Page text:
Star Wars: Game Of Thrones Creators Are Out — So What Should Lucasfilm Do Next? | LRM Roundtable

Last night, we reported on the shocking announcement from Lucasfilm: that Game of Thrones creators David Benioff and D.B. Weiss would not be creating a new trilogy of Star Wars films, making an already-questionable future for the franchise that much more questionable. It already seemed as though Rian Johnson’s own trilogy of films was in jeopardy, and with many fans being not-so-keen on him, there is a giant gaping question mark on the horizon, past Star Wars: The Rise of Skywalker.

Sure, we have the Cassian Andor series, the Obi-Wan Kenobi series, but that’s all on Disney+. What of the film franchise? What should Lucasfilm do next? We thought we’d have a discussion here among the LRM Online staff.

Cam (Staff News Writer): So I don’t think anyone is going to be surprised by my view here. I’ve been harping on about this since Avengers: Endgame came out. Kevin Feige to produce a trilogy helmed by the Russos and written by Markus and McFeeley. 

In my head there’s a game being played where they need to pretend like all is well for the sake of The Rise of Skywalker. After that I think Kennedy ‘retires’ and they give Feige a shot, even if just on a temporary basis. The talent, well that speaks for itself really, need I say more?

I do think they need to delay the release date of the next Star Wars movie. It would be a bad idea to rush to meet a release date once again. They need to get this right and have an outline at least for where the story goes in 2 and 3.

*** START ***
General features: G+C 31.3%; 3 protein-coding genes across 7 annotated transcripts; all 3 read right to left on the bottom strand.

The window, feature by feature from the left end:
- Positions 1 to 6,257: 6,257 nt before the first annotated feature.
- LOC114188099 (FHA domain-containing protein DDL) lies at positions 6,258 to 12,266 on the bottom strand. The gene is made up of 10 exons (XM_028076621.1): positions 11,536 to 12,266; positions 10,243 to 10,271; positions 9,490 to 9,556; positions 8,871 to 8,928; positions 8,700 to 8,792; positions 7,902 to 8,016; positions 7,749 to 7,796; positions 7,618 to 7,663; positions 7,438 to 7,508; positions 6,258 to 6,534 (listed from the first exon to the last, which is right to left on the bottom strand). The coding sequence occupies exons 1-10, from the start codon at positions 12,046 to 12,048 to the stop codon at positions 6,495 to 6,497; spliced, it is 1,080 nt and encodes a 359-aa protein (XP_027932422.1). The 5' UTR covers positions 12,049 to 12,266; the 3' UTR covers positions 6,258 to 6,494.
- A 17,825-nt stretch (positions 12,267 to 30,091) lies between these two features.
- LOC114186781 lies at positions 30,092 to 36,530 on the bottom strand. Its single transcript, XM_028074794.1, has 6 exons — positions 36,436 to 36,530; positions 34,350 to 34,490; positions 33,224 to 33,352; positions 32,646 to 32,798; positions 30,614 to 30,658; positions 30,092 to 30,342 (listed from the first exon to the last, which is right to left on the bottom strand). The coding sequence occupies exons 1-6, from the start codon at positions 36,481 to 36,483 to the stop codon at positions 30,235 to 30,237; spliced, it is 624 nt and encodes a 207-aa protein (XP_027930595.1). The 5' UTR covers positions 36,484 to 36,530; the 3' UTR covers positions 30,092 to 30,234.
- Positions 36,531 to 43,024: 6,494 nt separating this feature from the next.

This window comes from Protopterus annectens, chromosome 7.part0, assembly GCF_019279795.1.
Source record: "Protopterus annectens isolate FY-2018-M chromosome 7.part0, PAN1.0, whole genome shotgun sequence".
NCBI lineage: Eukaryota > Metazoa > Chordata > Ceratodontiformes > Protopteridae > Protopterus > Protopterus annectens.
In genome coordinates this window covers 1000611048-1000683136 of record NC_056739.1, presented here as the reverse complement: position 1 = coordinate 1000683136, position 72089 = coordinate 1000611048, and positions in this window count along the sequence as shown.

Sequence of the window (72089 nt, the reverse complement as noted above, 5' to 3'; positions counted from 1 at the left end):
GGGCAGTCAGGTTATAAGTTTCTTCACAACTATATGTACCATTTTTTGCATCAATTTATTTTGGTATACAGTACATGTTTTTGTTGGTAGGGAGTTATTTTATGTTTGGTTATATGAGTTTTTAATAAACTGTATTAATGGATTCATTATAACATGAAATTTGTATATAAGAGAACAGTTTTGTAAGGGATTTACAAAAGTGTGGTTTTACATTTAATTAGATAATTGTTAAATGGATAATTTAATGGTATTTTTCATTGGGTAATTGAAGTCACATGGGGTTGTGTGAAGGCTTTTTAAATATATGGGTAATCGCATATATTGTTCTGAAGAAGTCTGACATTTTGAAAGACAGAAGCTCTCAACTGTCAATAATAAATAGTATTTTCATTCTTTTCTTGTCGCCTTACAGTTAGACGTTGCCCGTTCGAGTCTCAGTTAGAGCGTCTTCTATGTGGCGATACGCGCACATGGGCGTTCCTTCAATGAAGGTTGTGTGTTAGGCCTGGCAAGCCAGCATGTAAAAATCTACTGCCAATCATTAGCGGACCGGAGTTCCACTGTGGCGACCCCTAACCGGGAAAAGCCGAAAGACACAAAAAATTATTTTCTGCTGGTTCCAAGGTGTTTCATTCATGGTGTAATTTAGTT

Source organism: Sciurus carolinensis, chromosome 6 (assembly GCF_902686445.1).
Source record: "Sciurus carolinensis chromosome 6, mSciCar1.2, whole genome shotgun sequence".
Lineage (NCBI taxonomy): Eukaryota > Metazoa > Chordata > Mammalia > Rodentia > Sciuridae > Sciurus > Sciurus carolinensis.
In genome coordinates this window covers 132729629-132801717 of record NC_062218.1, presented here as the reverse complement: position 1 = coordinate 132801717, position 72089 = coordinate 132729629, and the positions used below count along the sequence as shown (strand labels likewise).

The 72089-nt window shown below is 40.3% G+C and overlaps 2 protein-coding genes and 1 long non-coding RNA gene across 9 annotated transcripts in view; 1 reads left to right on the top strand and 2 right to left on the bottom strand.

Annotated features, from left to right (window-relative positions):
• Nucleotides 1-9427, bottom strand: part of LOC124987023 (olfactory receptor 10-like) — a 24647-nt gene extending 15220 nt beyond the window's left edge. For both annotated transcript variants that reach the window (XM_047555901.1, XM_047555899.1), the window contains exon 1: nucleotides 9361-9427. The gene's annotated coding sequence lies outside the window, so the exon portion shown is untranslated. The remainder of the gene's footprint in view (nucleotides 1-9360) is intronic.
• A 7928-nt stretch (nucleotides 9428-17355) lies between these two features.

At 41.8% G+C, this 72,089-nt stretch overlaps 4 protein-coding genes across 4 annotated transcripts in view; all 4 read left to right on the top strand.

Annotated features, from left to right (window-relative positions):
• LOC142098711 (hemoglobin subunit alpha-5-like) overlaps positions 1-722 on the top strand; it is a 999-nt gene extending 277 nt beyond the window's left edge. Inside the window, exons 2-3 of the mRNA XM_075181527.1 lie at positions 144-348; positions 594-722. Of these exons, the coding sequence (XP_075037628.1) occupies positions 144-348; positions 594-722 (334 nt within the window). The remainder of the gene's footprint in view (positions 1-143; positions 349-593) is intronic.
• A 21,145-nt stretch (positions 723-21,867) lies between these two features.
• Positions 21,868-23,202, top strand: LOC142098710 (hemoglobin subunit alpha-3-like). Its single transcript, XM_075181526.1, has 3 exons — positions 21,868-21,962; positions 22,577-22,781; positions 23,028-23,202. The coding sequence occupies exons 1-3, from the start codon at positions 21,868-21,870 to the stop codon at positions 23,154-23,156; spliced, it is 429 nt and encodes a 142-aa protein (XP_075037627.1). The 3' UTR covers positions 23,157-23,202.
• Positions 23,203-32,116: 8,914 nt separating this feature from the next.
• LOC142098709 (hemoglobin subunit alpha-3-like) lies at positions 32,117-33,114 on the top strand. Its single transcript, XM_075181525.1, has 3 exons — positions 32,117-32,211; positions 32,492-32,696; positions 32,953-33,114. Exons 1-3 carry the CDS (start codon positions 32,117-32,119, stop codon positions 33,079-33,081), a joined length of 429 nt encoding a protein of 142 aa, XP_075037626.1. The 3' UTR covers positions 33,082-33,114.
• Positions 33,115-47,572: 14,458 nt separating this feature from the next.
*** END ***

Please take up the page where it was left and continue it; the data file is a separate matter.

James Burns (Interviewer/Resident Disney Expert): Indiana Jones.

Cam: You call him Dr. Jones!

Joseph Jammer Medina (Editor-in-Chief): So, basically what I’m hearing from James there is that they should stop working on Star Wars movies for now and shift their entire focus on Indiana Jones?

I mean, I can see the benefit there. Artificially deprive audiences of Star Wars so they realize how much they actually want it, and in the meantime focus on another dormant franchise they have the rights to. That being said, the problem there is that I don’t see any Indy film being anywhere near as profitable as any Star Wars movie — Solo notwithstanding.

James: Regarding your Indy comments: Star Wars needs a break. Indy might not be as profitable, but hasn’t proven to be profitable in the past (even Kingdom of the Crystal Skull). Solo box-office failure was due to behind the scenes drama and lack of advertising. That said, why not utilize a multi-billion dollar franchise?

Jammer: While I see your point — and I could be wrong — I just don’t see the hunger out there for Indy. Yeah, people love it, but do we really want to see a geriatric Harrison Ford running around with a whip?

And addressing Cam’s strategy…it feels like an obvious one for the studio, but given all that Feige still has on his plate shepherding the MCU and now the entirety of Marvel I think his time will be limited. I can see him producing a few movies — maybe even a new trilogy — but I can’t see him taking over for Kathleen Kennedy. It makes sense for Disney, but not as much for him. I like the idea of the Russos and their writers doing a Star Wars movie, but it would have to be a while away. At least five years. If you want to go another seven years without a Star Wars movie, I think that’s the way to go.

That being said, there is another way. What if they give Dave Filoni and Jon Favreau a shot at this? We know they both are steeped in the world, and the former filmmaker has already gotten his feet wet in the live-action world. What’s more, we know that Favreau is the safe option (and I mean that in the best way possible) to kickstart things in a new direction. He has a good sense of what audiences like to see, and can perhaps direct the first film and produce the rest. Filoni can direct the second. That only leaves the third.

Hm…